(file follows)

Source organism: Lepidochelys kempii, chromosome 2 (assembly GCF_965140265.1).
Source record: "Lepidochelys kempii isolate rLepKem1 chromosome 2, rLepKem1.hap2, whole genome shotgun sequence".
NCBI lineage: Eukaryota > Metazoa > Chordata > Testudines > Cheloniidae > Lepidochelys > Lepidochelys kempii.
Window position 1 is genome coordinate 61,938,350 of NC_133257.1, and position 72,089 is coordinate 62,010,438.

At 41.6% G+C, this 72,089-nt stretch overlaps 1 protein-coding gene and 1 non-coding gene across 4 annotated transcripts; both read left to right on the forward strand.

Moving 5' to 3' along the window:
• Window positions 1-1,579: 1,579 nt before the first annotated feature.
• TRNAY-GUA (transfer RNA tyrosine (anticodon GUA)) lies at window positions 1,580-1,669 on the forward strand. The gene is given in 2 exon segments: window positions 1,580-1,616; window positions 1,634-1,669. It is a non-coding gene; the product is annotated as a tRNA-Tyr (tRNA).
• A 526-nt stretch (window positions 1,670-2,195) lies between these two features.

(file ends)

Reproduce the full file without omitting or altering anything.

Source organism: Lepidochelys kempii, chromosome 2 (assembly GCF_965140265.1).
Source record: "Lepidochelys kempii isolate rLepKem1 chromosome 2, rLepKem1.hap2, whole genome shotgun sequence".
NCBI lineage: Eukaryota > Metazoa > Chordata > Testudines > Cheloniidae > Lepidochelys > Lepidochelys kempii.
Window position 1 is genome coordinate 61,938,350 of NC_133257.1, and position 72,089 is coordinate 62,010,438.

At 41.6% G+C, this 72,089-nt stretch overlaps 1 protein-coding gene and 1 non-coding gene across 4 annotated transcripts; both read left to right on the forward strand.

Moving 5' to 3' along the window:
• Window positions 1-1,579: 1,579 nt before the first annotated feature.
• TRNAY-GUA (transfer RNA tyrosine (anticodon GUA)) lies at window positions 1,580-1,669 on the forward strand. The gene is given in 2 exon segments: window positions 1,580-1,616; window positions 1,634-1,669. It is a non-coding gene; the product is annotated as a tRNA-Tyr (tRNA).
• A 526-nt stretch (window positions 1,670-2,195) lies between these two features.